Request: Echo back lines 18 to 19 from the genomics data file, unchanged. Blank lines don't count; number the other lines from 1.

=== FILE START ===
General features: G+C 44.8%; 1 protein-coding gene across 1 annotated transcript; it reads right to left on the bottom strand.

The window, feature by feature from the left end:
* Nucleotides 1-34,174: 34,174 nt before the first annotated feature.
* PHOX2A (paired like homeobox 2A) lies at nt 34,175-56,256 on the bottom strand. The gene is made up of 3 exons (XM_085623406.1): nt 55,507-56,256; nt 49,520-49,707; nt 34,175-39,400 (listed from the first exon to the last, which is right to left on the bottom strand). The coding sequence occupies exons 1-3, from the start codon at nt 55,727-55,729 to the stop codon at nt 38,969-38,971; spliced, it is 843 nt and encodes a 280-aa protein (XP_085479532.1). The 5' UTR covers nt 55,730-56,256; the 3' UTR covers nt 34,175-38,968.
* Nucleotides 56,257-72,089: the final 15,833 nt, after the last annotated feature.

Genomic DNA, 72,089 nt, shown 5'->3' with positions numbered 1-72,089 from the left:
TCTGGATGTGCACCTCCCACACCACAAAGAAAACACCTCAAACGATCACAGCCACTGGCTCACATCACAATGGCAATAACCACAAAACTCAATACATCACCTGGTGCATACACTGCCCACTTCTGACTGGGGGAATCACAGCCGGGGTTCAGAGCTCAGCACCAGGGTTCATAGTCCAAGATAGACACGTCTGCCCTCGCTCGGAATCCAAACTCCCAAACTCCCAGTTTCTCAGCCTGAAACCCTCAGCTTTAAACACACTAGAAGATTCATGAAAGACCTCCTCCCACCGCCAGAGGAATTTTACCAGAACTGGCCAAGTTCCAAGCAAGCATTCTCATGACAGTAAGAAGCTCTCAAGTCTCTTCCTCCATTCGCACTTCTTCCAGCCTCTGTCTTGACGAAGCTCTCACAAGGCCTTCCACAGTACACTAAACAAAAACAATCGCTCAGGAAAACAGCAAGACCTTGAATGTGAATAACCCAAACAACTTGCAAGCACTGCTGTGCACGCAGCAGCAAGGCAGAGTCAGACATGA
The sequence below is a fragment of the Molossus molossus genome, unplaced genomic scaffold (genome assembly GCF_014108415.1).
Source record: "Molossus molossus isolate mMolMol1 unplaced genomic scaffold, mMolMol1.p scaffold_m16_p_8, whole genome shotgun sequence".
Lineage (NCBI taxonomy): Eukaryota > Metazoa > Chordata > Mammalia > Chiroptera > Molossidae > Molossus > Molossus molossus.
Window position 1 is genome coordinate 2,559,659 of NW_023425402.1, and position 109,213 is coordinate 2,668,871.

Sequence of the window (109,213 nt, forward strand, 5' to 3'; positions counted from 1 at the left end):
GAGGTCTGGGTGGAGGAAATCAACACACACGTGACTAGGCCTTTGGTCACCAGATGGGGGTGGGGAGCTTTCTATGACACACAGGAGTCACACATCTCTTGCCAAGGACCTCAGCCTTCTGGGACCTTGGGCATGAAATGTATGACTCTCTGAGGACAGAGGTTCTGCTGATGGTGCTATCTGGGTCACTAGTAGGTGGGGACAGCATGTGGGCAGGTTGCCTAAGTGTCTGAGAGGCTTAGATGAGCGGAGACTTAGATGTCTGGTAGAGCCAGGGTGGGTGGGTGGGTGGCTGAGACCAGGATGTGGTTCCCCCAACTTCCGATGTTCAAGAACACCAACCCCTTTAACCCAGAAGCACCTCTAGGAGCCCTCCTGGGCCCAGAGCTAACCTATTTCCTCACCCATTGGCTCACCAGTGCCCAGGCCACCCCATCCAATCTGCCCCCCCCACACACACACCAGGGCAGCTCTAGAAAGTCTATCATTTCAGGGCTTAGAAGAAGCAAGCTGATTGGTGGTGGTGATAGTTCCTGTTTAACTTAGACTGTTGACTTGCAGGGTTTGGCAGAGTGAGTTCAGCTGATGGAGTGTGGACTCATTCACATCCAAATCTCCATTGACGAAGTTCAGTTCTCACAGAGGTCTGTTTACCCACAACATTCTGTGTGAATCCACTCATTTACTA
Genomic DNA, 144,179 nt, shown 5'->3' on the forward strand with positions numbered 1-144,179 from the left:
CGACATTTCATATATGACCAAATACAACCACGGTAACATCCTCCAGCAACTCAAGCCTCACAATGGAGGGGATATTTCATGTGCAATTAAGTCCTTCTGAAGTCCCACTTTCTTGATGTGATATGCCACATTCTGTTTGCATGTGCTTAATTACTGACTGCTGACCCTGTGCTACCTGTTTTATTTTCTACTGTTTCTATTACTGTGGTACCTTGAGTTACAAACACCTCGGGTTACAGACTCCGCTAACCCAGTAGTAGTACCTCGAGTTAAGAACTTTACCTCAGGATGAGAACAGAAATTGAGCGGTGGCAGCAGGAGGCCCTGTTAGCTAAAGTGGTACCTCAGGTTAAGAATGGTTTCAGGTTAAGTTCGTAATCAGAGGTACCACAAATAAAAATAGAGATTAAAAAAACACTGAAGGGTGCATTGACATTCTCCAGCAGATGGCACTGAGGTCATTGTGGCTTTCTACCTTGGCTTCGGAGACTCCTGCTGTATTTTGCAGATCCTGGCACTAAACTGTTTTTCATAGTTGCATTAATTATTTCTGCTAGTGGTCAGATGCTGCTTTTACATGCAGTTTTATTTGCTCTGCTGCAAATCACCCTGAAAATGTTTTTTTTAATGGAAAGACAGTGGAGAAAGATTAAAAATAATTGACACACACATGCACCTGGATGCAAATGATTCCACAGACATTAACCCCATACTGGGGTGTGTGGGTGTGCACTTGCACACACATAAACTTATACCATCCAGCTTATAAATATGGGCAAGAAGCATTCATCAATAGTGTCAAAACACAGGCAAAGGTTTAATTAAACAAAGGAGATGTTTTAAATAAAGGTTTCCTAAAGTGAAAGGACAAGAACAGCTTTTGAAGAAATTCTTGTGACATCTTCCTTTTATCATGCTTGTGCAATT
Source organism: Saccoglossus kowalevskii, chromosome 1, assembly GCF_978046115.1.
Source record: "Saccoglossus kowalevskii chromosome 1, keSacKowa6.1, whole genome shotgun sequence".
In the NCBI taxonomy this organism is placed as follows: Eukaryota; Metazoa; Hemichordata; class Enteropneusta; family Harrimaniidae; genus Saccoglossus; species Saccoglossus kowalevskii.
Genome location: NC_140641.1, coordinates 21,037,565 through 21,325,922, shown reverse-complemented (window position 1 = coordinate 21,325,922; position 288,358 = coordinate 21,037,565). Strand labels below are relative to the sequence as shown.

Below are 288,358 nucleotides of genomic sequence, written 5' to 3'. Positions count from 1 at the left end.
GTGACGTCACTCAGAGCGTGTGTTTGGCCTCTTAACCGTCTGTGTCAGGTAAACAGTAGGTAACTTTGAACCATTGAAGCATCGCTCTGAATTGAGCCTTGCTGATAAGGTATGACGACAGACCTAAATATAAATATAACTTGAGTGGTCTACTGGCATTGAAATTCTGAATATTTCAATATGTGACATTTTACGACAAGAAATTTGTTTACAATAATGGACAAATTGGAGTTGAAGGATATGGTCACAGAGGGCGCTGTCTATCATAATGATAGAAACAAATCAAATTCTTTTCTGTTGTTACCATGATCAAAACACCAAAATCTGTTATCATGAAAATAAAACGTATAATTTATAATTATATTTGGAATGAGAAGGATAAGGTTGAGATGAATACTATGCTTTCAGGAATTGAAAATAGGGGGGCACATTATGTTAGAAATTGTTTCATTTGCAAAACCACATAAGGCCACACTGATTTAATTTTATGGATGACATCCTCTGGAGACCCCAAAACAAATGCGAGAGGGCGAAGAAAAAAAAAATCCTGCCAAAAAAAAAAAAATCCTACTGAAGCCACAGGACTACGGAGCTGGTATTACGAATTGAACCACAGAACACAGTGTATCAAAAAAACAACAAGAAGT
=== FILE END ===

In the NCBI taxonomy this organism is placed as follows: Eukaryota; Metazoa; Hemichordata; class Enteropneusta; family Harrimaniidae; genus Saccoglossus; species Saccoglossus kowalevskii.
Genome location: NC_140641.1, coordinates 21,037,565 through 21,325,922, shown reverse-complemented (window position 1 = coordinate 21,325,922; position 288,358 = coordinate 21,037,565). Strand labels below are relative to the sequence as shown.